Forcing a landing without enough runway left is the obvious result here. Pilot error has to be expected. Always better to go around if your landing does not look picture perfect.
The Dangers of General Aviation
Ironically, the Cirrus SR22 is famously equipped with a parachute to bring the aircraft down safely if it cannot remain airborne for some reason. Obviously, it wouldn't have helped here.
There are no two ways about it. General Aviation flying can be dangerous. Mostly because of poor judgment on the part of pilots, not a lack of airmanship. A careful pilot flying a well-maintained airplane is very safe. They don't fly through questionable weather, they know their equipment, they keep their heads, and they use their checklists.
It is said that in general, men show better airmanship, but poorer judgment; and women show poorer airmanship but better judgment. The Bear would rather go with the latter if he had to choose.
Despite the informed conjecture here, we won't know for certain what happened until the NTSB and FAA complete their investigation. The Bear is not assigning blame or criticizing these particular pilots, but is speaking in general terms of accidents like these. The Bear wasn't there and doesn't know the particular circumstances of this crash. It is very sad when the absolute joy of flying turns into a nightmare, especially when it ends in death.
The last fatal crash there was in 1985. The pilot of a Cessna 150 suffered a fatal heart and his wife unsuccessfully attempted to land. So you never know for sure what happened until the investigation is concluded.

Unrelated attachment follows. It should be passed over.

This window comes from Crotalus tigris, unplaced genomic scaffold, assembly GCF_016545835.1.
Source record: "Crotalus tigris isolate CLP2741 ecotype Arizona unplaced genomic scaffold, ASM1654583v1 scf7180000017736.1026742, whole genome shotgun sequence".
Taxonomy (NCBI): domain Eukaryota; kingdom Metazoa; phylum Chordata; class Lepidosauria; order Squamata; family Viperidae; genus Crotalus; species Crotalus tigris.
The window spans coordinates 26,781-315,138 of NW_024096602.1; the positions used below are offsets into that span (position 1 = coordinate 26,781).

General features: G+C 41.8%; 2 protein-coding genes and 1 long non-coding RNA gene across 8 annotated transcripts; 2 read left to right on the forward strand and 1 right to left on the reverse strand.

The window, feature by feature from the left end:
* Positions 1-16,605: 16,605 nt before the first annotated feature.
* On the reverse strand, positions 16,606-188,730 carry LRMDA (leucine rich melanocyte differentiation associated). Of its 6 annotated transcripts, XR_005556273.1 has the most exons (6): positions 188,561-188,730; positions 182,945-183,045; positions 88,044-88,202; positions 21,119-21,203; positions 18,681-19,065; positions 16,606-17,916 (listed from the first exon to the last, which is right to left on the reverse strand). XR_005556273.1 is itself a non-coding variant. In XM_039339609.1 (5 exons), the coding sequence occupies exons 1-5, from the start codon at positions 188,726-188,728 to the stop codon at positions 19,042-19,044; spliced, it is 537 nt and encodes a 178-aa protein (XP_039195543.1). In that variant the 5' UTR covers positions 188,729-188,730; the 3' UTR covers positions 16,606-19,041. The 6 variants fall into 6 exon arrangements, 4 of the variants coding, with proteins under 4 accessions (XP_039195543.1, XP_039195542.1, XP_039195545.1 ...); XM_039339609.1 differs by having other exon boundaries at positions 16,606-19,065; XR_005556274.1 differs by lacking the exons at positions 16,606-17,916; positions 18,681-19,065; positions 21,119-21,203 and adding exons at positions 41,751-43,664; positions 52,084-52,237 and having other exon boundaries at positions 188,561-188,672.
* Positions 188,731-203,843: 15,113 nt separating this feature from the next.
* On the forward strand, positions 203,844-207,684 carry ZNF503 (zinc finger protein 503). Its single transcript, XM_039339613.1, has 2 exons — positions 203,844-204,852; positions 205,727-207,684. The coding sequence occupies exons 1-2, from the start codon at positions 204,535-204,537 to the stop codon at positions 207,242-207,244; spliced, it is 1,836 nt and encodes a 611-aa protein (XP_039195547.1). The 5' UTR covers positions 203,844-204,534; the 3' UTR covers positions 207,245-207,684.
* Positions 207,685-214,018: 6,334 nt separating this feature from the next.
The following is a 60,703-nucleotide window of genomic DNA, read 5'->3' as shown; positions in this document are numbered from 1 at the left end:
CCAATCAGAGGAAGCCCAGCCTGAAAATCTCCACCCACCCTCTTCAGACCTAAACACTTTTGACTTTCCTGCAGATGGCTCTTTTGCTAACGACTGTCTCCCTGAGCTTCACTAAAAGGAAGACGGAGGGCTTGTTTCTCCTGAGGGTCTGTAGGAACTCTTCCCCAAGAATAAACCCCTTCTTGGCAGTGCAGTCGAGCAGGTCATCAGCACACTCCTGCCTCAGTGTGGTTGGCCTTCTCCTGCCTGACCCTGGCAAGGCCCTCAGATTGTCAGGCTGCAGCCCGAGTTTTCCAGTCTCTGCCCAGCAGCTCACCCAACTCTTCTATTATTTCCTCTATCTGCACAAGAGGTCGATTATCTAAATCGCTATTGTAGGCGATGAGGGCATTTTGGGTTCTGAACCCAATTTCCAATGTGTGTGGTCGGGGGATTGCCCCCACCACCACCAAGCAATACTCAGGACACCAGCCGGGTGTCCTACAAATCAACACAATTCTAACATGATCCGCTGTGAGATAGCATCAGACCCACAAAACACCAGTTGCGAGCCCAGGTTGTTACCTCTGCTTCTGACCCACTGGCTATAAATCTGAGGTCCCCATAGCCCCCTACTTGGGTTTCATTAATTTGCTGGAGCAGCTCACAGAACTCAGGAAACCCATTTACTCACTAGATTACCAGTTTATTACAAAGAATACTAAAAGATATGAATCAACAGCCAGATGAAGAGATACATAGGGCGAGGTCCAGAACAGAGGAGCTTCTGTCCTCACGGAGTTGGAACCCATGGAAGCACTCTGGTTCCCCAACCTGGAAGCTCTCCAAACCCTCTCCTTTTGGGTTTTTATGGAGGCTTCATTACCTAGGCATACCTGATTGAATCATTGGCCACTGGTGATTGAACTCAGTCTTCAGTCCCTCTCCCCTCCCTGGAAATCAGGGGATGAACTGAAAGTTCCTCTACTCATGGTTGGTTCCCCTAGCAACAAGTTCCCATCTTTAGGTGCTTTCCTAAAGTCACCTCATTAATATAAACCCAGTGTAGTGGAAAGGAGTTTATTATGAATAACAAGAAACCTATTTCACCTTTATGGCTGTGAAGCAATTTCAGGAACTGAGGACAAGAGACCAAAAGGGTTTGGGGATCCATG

Oddly, just yesterday, the Bear was telling one of his sons that he ought to consider getting his PPL, and that he would buy him a "Discovery Flight." The Bear's mate was passing the airport at nearly the exact time the crash occurred.
St. Bart's Overrun
Here is an example of a runway overrun without such drastic consequences. This is at St. Bart's, famous for having the shortest runway in the world. Just 2100 feet long. And, you've got to clear a hill on short final. Pilots bringing tourists in must be specially certified as having Jedi powers or something.
You can also tell there is a crosswind by the way the airplane is crabbing into the wind, but that should not have made a difference. The pilot is over-commited to landing, even when two-thirds of the already short runway is behind him. (The Bear would abort a landing beyond the one-third mark, and enjoyed putting it on the numbers, the Navy way.)
Why did he not go around and save himself a bent airplane? A go-around is a bit inconvenient, and an admission that you screwed up your landing. Yeah, the Bear knows: pretty dumb, huh? Notice how the airplane is "floating" down the runway to the two-thirds mark. That can be maddening. There's not a lot you can do at that point; you probably came in too fast. The pilot was probably so focused on waiting for a chance to flare (and also dealing with a fairly mild crosswind) he lost situation awareness. Perhaps he thought his turbo twin's "beta" function (sort of a reverse gear) would save him.
Fortunately, no one was injured.